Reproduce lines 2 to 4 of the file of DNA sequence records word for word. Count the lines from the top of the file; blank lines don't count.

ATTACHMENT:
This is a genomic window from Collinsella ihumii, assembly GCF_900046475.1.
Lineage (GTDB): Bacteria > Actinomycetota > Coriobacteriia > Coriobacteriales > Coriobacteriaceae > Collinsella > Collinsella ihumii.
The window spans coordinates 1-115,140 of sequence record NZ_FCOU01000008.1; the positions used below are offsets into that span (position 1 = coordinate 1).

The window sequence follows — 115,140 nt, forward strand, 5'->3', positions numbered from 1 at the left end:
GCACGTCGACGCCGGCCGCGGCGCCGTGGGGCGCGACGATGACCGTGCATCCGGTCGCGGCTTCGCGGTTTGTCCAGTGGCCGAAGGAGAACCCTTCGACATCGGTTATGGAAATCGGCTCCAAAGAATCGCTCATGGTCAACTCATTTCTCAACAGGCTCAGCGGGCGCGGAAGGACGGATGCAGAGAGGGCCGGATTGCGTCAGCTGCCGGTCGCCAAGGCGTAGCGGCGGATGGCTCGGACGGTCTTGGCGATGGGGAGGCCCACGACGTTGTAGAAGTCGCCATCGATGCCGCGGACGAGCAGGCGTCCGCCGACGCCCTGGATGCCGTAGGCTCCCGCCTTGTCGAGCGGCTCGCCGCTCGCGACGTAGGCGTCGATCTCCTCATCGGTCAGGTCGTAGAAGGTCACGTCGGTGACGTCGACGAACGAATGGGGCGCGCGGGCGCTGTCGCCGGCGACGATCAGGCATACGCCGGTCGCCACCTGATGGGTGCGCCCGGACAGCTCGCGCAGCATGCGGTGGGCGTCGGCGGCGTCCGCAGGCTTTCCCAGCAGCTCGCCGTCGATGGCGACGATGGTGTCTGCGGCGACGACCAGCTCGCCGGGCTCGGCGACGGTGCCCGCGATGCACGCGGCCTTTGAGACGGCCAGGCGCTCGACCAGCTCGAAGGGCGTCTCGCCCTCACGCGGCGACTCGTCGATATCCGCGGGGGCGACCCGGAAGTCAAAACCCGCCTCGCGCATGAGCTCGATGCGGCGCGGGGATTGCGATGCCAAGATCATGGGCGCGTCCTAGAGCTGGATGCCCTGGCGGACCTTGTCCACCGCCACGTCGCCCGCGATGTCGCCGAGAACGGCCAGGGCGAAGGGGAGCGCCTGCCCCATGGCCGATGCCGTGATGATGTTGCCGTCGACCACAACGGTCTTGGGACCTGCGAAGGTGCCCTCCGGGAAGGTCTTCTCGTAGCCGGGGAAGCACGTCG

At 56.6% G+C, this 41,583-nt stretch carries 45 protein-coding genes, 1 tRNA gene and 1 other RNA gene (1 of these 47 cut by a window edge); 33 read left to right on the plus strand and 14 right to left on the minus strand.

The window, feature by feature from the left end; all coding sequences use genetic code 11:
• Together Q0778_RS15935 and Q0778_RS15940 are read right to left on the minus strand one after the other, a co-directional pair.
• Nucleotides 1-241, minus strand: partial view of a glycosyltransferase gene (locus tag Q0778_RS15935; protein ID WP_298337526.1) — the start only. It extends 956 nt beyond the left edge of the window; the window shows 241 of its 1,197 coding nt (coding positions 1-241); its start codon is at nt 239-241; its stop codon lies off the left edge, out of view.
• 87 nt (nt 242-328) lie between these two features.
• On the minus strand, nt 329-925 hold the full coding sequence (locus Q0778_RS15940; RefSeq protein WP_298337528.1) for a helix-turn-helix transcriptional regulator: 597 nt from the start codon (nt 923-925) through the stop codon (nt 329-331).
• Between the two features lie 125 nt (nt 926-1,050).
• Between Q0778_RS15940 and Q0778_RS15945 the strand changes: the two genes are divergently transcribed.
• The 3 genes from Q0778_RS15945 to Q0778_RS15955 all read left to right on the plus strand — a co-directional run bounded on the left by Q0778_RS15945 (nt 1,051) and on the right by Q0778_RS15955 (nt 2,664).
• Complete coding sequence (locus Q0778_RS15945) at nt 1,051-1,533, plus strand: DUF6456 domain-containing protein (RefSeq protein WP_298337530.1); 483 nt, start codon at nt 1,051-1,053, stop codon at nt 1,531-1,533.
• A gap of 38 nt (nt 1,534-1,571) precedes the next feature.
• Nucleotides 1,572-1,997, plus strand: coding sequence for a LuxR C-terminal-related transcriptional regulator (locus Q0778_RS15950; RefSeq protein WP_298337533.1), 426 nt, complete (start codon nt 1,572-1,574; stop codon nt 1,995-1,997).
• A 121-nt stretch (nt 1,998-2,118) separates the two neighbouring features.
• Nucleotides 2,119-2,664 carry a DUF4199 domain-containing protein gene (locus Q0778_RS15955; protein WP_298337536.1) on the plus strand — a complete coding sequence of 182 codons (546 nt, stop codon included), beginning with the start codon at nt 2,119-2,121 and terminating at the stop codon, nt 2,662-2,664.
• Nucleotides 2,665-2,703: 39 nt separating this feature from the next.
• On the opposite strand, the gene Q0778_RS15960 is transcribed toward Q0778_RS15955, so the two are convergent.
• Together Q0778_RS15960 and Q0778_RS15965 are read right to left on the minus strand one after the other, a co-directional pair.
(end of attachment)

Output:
Lineage (GTDB): Bacteria > Actinomycetota > Coriobacteriia > Coriobacteriales > Coriobacteriaceae > Collinsella > Collinsella ihumii.
The window spans coordinates 1-115,140 of sequence record NZ_FCOU01000008.1; the positions used below are offsets into that span (position 1 = coordinate 1).

The window sequence follows — 115,140 nt, forward strand, 5'->3', positions numbered from 1 at the left end: